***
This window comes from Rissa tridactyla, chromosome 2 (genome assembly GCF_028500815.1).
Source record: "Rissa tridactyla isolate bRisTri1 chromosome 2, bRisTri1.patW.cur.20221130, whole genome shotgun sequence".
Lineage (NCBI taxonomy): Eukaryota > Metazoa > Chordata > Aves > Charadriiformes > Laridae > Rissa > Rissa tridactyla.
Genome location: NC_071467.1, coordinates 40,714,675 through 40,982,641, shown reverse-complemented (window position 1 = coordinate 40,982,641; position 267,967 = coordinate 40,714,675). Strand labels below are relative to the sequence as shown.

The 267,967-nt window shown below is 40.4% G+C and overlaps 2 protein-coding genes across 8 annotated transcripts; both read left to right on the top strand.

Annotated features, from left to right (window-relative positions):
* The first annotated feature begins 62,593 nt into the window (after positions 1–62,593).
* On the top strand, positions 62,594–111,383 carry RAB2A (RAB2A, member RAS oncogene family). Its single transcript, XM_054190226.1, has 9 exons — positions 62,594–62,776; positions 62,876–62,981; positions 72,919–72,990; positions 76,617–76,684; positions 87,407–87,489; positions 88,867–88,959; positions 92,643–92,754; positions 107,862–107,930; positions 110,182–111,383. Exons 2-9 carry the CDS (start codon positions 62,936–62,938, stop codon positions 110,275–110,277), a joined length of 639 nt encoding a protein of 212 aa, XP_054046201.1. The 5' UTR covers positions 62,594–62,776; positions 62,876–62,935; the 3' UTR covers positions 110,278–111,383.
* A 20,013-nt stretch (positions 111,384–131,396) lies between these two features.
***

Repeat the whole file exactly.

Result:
This window comes from Rissa tridactyla, chromosome 2 (genome assembly GCF_028500815.1).
Source record: "Rissa tridactyla isolate bRisTri1 chromosome 2, bRisTri1.patW.cur.20221130, whole genome shotgun sequence".
Lineage (NCBI taxonomy): Eukaryota > Metazoa > Chordata > Aves > Charadriiformes > Laridae > Rissa > Rissa tridactyla.
Genome location: NC_071467.1, coordinates 40,714,675 through 40,982,641, shown reverse-complemented (window position 1 = coordinate 40,982,641; position 267,967 = coordinate 40,714,675). Strand labels below are relative to the sequence as shown.

The 267,967-nt window shown below is 40.4% G+C and overlaps 2 protein-coding genes across 8 annotated transcripts; both read left to right on the top strand.

Annotated features, from left to right (window-relative positions):
* The first annotated feature begins 62,593 nt into the window (after positions 1–62,593).
* On the top strand, positions 62,594–111,383 carry RAB2A (RAB2A, member RAS oncogene family). Its single transcript, XM_054190226.1, has 9 exons — positions 62,594–62,776; positions 62,876–62,981; positions 72,919–72,990; positions 76,617–76,684; positions 87,407–87,489; positions 88,867–88,959; positions 92,643–92,754; positions 107,862–107,930; positions 110,182–111,383. Exons 2-9 carry the CDS (start codon positions 62,936–62,938, stop codon positions 110,275–110,277), a joined length of 639 nt encoding a protein of 212 aa, XP_054046201.1. The 5' UTR covers positions 62,594–62,776; positions 62,876–62,935; the 3' UTR covers positions 110,278–111,383.
* A 20,013-nt stretch (positions 111,384–131,396) lies between these two features.